Last week, I was at a conference of bloggers in Las Vegas known as the Blogworld Expo, attended by a cross-section of Internet professionals and amateurs – as well as the peripheral professionals such as marketers and public relations agents who deal with bloggers.
It seemed that one thing everyone had in common was that no one had all the answers to the Internet puzzle – what do readers want, what should bloggers be doing, is blogging a profession or a hobby, and at what point is a blogger a journalist and a journalist a blogger?
Those were the philosophical questions.
The bread and butter discussions revolved around how to make money, syndication, marketing, and public relations. Amazing how blogging sounds more and more like a typical business – facing similar economic challenges. Also, bloggers were grappling with many of the same questions journalists have constantly addressed – whether or not to reveal confidential sources, how to prevent or understand influences from sponsors, when and how to be transparent and forthright with readers, etc.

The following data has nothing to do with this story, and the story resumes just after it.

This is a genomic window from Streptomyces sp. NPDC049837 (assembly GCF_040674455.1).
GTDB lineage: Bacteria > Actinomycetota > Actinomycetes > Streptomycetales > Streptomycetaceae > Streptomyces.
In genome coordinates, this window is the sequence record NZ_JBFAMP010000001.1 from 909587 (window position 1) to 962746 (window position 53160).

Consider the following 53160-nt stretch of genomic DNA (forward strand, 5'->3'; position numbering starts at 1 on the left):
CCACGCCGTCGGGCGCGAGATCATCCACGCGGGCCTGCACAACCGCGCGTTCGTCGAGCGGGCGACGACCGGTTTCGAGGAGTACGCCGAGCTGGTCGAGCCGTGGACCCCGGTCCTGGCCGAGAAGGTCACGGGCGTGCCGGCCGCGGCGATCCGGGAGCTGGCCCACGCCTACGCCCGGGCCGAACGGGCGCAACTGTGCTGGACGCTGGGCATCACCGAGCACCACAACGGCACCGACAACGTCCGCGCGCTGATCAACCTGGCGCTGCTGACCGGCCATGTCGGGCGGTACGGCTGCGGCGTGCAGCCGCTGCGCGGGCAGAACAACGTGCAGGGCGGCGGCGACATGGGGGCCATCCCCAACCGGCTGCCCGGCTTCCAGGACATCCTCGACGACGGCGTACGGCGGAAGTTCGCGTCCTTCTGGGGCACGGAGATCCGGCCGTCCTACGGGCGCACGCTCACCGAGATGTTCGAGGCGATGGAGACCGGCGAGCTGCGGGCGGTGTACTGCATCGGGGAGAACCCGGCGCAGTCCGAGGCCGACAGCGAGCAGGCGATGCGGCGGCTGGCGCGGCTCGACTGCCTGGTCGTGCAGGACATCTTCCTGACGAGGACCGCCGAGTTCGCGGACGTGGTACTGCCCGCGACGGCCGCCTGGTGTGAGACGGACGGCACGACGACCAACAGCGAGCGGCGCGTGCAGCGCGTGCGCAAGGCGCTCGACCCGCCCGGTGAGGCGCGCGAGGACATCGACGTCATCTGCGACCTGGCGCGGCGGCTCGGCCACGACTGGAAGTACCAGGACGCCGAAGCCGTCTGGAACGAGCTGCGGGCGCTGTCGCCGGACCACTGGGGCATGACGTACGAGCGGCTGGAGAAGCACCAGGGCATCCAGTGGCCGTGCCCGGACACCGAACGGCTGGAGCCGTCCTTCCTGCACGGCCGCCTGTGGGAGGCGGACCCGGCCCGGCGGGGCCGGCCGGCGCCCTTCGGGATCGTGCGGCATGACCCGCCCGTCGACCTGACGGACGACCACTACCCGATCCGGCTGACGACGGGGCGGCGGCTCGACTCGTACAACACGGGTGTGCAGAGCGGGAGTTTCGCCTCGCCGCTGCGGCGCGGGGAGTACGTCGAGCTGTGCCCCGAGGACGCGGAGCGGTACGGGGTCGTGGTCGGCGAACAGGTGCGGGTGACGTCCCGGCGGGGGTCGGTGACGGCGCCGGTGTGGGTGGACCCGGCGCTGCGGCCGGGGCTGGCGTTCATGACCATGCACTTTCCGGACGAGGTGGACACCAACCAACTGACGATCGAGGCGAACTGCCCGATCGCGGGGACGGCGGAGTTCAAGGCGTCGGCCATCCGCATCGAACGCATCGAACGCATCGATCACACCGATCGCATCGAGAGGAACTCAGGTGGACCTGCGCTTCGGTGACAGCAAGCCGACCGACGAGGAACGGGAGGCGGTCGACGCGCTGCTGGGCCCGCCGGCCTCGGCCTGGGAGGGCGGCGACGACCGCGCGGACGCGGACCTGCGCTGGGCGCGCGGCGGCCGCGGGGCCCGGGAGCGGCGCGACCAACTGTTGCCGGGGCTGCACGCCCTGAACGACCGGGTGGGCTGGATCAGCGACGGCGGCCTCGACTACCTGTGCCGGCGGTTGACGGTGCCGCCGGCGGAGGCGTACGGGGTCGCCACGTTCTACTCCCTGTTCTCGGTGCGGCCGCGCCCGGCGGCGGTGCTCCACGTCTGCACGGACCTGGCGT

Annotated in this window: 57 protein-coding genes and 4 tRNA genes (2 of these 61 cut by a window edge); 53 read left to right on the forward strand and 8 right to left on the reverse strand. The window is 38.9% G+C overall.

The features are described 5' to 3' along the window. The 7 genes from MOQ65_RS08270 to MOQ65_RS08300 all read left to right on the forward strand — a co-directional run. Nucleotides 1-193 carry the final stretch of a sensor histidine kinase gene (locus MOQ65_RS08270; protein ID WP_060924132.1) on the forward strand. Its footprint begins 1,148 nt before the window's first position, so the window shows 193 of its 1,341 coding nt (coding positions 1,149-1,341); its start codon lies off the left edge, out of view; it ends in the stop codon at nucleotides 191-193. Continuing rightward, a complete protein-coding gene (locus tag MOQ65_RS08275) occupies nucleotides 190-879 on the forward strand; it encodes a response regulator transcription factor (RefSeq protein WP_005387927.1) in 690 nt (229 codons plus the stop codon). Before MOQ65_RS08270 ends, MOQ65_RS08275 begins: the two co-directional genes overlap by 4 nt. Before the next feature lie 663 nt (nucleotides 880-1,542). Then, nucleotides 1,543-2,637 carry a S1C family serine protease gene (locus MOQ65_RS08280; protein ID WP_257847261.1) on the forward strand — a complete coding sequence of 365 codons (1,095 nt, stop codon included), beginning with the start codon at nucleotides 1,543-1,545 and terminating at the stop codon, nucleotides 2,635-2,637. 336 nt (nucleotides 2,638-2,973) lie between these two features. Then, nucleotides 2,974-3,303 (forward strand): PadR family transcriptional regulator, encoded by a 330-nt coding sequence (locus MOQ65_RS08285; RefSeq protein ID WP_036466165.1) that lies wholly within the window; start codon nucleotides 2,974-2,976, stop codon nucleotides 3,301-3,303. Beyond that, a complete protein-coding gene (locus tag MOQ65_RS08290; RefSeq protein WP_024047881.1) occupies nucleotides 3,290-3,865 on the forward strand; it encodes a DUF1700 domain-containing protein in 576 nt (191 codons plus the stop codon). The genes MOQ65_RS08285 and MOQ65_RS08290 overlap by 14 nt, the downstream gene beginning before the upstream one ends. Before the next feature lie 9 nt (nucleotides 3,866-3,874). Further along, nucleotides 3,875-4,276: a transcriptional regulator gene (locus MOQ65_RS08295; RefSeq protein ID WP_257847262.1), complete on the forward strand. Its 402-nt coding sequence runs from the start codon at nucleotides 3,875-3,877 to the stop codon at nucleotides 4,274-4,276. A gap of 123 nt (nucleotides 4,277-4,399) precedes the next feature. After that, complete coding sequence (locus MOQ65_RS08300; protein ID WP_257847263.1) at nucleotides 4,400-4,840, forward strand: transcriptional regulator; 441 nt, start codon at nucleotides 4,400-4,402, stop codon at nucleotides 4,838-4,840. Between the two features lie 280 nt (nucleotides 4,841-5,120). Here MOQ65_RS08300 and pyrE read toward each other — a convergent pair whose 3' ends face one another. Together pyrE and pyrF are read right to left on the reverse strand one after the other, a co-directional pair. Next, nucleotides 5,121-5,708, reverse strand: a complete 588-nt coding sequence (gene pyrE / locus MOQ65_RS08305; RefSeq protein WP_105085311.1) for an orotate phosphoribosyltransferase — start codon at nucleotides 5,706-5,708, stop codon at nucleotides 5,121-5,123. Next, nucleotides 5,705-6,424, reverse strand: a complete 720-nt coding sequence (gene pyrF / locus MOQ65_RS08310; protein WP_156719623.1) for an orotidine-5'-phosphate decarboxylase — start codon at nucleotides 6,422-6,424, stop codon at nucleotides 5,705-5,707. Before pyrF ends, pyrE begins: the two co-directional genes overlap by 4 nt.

Many of the proposed answers and suggestions offered at the conference were practices that businesses and journalists already employ. Which reminded me of how young the Internet really is; how much there is still to figure out. And how much as a young adolescent medium, the Internet is still figuring out the basic ways of the world that its adult brethren already understand.
Will the Internet change the world, undoubtedly it already has. But it seems that the world is changing the Internet, as well.
By the way, most, if not all. of the bloggers at the conference wrote about it, and many in real-time during the Blogworld Expo. So, if you want specific information about what was discussed by whom, I’m sure it’s all documented online!